But spaceflight is never routine, as the restless gyrations of the morning made evident. NASA weather officers kept a close eye on a low cloud deck and rain clouds to the north of the launch pad 39A. Before giving the go-ahead, NASA waived one of its weather criteria: a cloudless sky near the KSC emergency landing strip. “Clear to launch Atlantis,” word came down, and the countdown clock — held, as usual, at T-minus nine minutes — rolled.

Atlantis also carries a nod to the 134 shuttle launches that preceded her: mission patches from every flight. Thousands of bookmarks destined for schoolchildren and the first two space-bound iPhones, loaded with an app, SpaceLab, that will help the space station crew track experiments, are also tucked into her lockers.

The four veteran astronauts make up the smallest shuttle crew since 1983. The reason: No backup shuttle exists for a rescue mission if Atlantis suffered damage on launch, like Columbia did in 2003. On that doomed mission, a hole in Columbia’s wing led to its destruction and the deaths of seven astronauts.

For every launch since, NASA has prepped a reserve shuttle for rescue duty. In fact, Atlantis, its external fuel tank and its two solid rocket boosters were originally designated for such duty for the last flight of shuttle Endeavour, which ended in June.

But last year, Congress funded another full, history-making mission for the venerable orbiter.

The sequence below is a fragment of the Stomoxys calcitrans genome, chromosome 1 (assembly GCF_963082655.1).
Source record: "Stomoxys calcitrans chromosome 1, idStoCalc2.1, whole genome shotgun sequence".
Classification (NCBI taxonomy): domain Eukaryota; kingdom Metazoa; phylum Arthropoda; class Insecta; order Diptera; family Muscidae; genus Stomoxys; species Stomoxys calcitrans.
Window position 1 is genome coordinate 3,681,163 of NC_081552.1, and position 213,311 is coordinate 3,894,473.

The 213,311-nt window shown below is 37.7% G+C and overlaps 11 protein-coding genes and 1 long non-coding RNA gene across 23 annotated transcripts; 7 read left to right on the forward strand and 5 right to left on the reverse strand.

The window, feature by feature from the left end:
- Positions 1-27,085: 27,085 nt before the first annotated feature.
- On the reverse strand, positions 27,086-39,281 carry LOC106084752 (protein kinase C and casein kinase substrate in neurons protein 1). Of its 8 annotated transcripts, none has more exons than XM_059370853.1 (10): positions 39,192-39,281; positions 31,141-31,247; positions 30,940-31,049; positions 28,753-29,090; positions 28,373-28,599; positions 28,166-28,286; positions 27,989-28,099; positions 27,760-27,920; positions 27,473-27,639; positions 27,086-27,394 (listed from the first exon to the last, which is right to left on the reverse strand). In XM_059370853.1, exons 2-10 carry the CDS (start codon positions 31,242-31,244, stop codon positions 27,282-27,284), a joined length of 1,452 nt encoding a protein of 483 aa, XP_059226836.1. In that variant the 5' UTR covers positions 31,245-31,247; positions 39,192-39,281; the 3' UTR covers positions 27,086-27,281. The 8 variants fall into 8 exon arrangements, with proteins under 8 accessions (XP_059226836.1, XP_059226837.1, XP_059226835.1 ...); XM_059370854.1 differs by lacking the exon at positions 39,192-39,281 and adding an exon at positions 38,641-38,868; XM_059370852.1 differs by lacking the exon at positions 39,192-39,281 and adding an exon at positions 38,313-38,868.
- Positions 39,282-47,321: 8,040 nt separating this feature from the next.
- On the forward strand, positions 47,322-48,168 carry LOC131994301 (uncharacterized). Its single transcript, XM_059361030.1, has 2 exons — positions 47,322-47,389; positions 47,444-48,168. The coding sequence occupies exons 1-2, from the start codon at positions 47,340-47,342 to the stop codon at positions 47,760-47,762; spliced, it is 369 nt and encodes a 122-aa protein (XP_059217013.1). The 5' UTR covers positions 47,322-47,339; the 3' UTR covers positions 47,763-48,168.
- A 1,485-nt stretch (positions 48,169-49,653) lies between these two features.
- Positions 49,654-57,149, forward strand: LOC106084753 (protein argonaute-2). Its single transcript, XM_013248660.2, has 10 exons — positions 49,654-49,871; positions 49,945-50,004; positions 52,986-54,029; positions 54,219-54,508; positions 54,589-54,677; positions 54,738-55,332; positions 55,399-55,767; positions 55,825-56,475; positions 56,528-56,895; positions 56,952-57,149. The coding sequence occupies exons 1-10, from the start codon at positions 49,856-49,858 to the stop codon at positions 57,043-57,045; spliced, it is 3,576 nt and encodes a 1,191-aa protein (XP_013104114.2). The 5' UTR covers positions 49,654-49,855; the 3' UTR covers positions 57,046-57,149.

After Atlantis returns to Earth — scheduled for July 20, the 42nd anniversary of the first Apollo moon landing — robotic tugs from Russia, Japan and the European Space Agency will deliver food, water and other supplies to the station. But none of those craft can carry heavy, bulky loads like the shuttle — such as replacement space station modules — which could be needed if a major segment of the space station failed.

Intense photographic inspection of Atlantis’s shield on Day 2 in orbit will search for nicks, cracks and holes in the shuttle’s 2,000 heat shield tiles. If any appears, the four crew members will shelter on board the international space station, hitching rides back to Earth on Russian Soyuz capsules one by one over the coming year.

“It’s a really tough day if you make a decision not to go and it turns out to be good weather,” launch test director Jeff Spaulding told reporters Thursday. And his words were prophetic.

“There’s an old saying that says it’s better to travel well than to arrive,” Spaulding said. “And I’d have to say after the last 30 years, certainly our program and these shuttles, throughout all of their missions, have traveled very well. And after 135’s landing, I think we can say that we’ve arrived.”

As Atlantis sat ready for her final flight this week, NASA officials ardently pushed a new vision for crewed U.S. spaceflight. Private companies, largely funded by NASA, will deliver astronauts to Earth orbit, while NASA will focus on deep-space missions.